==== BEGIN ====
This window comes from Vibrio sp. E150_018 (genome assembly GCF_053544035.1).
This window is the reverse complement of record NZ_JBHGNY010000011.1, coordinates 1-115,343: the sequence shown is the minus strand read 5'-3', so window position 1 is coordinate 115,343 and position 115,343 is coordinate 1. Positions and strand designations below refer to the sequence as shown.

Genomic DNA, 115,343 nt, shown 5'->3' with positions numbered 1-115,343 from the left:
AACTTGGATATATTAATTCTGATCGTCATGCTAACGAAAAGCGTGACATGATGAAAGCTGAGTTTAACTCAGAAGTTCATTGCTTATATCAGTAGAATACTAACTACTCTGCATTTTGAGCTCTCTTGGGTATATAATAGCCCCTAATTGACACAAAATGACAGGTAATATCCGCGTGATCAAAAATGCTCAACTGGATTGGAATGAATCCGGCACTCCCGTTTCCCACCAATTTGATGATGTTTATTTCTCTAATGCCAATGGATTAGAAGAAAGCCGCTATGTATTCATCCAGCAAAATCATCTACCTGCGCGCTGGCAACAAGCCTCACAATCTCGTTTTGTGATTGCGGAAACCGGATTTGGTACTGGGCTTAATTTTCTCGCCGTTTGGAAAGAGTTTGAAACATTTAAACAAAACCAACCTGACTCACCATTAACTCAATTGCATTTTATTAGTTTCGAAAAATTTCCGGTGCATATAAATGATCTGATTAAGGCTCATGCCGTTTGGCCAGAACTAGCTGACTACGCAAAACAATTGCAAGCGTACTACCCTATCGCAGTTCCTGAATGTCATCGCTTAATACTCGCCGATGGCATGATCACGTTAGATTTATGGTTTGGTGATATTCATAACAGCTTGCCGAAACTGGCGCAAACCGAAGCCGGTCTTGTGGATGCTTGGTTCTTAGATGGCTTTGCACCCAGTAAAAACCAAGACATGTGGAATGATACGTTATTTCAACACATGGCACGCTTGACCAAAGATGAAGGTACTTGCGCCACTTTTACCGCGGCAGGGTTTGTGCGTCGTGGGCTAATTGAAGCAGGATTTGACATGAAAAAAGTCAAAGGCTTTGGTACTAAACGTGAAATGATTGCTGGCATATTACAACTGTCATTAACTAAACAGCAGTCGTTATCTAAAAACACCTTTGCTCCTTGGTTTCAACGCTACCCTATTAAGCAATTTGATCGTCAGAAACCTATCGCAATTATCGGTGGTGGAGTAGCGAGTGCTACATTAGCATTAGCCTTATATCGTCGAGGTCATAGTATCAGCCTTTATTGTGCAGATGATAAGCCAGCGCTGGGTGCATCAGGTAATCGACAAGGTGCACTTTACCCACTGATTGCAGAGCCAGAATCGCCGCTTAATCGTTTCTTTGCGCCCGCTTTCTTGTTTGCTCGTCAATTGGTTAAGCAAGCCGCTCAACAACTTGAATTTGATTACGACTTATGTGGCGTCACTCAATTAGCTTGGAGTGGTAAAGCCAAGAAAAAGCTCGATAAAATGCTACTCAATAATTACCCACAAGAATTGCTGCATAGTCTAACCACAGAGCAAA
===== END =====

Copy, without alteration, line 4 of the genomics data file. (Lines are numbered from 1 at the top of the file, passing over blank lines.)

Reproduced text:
AACTTGGATATATTAATTCTGATCGTCATGCTAACGAAAAGCGTGACATGATGAAAGCTGAGTTTAACTCAGAAGTTCATTGCTTATATCAGTAGAATACTAACTACTCTGCATTTTGAGCTCTCTTGGGTATATAATAGCCCCTAATTGACACAAAATGACAGGTAATATCCGCGTGATCAAAAATGCTCAACTGGATTGGAATGAATCCGGCACTCCCGTTTCCCACCAATTTGATGATGTTTATTTCTCTAATGCCAATGGATTAGAAGAAAGCCGCTATGTATTCATCCAGCAAAATCATCTACCTGCGCGCTGGCAACAAGCCTCACAATCTCGTTTTGTGATTGCGGAAACCGGATTTGGTACTGGGCTTAATTTTCTCGCCGTTTGGAAAGAGTTTGAAACATTTAAACAAAACCAACCTGACTCACCATTAACTCAATTGCATTTTATTAGTTTCGAAAAATTTCCGGTGCATATAAATGATCTGATTAAGGCTCATGCCGTTTGGCCAGAACTAGCTGACTACGCAAAACAATTGCAAGCGTACTACCCTATCGCAGTTCCTGAATGTCATCGCTTAATACTCGCCGATGGCATGATCACGTTAGATTTATGGTTTGGTGATATTCATAACAGCTTGCCGAAACTGGCGCAAACCGAAGCCGGTCTTGTGGATGCTTGGTTCTTAGATGGCTTTGCACCCAGTAAAAACCAAGACATGTGGAATGATACGTTATTTCAACACATGGCACGCTTGACCAAAGATGAAGGTACTTGCGCCACTTTTACCGCGGCAGGGTTTGTGCGTCGTGGGCTAATTGAAGCAGGATTTGACATGAAAAAAGTCAAAGGCTTTGGTACTAAACGTGAAATGATTGCTGGCATATTACAACTGTCATTAACTAAACAGCAGTCGTTATCTAAAAACACCTTTGCTCCTTGGTTTCAACGCTACCCTATTAAGCAATTTGATCGTCAGAAACCTATCGCAATTATCGGTGGTGGAGTAGCGAGTGCTACATTAGCATTAGCCTTATATCGTCGAGGTCATAGTATCAGCCTTTATTGTGCAGATGATAAGCCAGCGCTGGGTGCATCAGGTAATCGACAAGGTGCACTTTACCCACTGATTGCAGAGCCAGAATCGCCGCTTAATCGTTTCTTTGCGCCCGCTTTCTTGTTTGCTCGTCAATTGGTTAAGCAAGCCGCTCAACAACTTGAATTTGATTACGACTTATGTGGCGTCACTCAATTAGCTTGGAGTGGTAAAGCCAAGAAAAAGCTCGATAAAATGCTACTCAATAATTACCCACAAGAATTGCTGCATAGTCTAACCACAGAGCAAA